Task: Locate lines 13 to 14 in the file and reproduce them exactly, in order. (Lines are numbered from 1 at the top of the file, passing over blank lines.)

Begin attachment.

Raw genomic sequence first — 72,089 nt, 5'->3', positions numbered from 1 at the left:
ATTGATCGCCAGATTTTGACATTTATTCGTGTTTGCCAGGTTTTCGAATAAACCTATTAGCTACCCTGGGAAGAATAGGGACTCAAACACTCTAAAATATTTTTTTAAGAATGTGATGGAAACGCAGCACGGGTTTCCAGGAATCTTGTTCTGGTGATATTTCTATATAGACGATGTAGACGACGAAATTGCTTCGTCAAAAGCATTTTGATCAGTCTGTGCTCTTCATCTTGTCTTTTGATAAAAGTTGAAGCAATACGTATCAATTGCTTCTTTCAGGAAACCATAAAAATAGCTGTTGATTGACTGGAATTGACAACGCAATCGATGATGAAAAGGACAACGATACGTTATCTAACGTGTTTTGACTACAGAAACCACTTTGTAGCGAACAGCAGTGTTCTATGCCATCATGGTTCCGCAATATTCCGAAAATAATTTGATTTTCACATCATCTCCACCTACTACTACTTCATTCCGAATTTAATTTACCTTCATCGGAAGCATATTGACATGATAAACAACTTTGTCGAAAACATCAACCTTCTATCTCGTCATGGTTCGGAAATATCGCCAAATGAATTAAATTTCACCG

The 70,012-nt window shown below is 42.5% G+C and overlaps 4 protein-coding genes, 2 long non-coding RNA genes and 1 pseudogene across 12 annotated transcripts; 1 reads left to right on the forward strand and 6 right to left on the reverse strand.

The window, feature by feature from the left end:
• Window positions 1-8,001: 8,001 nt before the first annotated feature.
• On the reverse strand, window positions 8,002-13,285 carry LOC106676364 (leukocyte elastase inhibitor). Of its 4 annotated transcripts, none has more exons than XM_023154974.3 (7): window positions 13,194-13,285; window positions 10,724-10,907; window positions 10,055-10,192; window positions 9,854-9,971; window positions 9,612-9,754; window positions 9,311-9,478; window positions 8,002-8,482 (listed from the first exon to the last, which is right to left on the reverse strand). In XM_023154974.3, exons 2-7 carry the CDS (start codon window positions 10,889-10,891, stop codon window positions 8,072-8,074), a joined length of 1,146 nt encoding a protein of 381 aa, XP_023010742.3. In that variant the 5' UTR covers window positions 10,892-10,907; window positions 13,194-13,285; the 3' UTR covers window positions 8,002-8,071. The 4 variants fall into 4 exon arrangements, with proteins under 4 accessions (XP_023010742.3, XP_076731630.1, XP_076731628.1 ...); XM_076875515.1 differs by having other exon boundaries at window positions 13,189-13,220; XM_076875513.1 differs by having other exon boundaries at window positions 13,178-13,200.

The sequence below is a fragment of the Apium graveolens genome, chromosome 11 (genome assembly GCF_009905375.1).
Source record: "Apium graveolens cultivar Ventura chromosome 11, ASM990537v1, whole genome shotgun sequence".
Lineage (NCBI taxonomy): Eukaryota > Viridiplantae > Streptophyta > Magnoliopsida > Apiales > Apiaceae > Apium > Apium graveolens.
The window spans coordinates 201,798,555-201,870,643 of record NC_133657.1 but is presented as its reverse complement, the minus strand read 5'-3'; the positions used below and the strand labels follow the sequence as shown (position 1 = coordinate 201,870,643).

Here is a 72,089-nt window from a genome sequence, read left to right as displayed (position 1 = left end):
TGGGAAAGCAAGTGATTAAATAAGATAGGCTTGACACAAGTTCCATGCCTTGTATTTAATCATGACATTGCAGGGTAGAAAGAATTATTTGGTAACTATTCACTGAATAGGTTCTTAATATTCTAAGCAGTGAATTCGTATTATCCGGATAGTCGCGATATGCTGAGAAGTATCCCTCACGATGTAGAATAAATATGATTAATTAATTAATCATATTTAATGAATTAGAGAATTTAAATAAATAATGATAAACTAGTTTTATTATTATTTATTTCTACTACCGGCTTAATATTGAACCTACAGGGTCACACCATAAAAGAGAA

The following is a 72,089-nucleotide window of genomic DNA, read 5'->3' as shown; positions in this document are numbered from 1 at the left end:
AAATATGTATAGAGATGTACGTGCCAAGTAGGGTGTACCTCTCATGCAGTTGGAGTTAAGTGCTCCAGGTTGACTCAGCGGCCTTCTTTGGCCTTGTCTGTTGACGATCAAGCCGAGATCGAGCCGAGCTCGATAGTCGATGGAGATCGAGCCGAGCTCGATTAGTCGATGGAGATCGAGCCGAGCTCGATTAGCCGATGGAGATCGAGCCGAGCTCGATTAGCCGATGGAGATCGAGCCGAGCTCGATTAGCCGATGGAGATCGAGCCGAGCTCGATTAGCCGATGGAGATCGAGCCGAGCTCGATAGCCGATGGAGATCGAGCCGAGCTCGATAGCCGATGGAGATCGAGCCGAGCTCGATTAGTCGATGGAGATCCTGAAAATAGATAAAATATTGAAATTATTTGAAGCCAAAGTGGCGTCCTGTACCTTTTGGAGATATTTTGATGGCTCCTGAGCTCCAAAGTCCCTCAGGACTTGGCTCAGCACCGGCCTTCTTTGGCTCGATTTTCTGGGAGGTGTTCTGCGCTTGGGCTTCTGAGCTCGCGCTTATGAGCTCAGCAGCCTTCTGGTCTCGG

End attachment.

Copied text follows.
The following is a 72,089-nucleotide window of genomic DNA, read 5'->3' as shown; positions in this document are numbered from 1 at the left end:
AAATATGTATAGAGATGTACGTGCCAAGTAGGGTGTACCTCTCATGCAGTTGGAGTTAAGTGCTCCAGGTTGACTCAGCGGCCTTCTTTGGCCTTGTCTGTTGACGATCAAGCCGAGATCGAGCCGAGCTCGATAGTCGATGGAGATCGAGCCGAGCTCGATTAGTCGATGGAGATCGAGCCGAGCTCGATTAGCCGATGGAGATCGAGCCGAGCTCGATTAGCCGATGGAGATCGAGCCGAGCTCGATTAGCCGATGGAGATCGAGCCGAGCTCGATTAGCCGATGGAGATCGAGCCGAGCTCGATAGCCGATGGAGATCGAGCCGAGCTCGATAGCCGATGGAGATCGAGCCGAGCTCGATTAGTCGATGGAGATCCTGAAAATAGATAAAATATTGAAATTATTTGAAGCCAAAGTGGCGTCCTGTACCTTTTGGAGATATTTTGATGGCTCCTGAGCTCCAAAGTCCCTCAGGACTTGGCTCAGCACCGGCCTTCTTTGGCTCGATTTTCTGGGAGGTGTTCTGCGCTTGGGCTTCTGAGCTCGCGCTTATGAGCTCAGCAGCCTTCTGGTCTCGG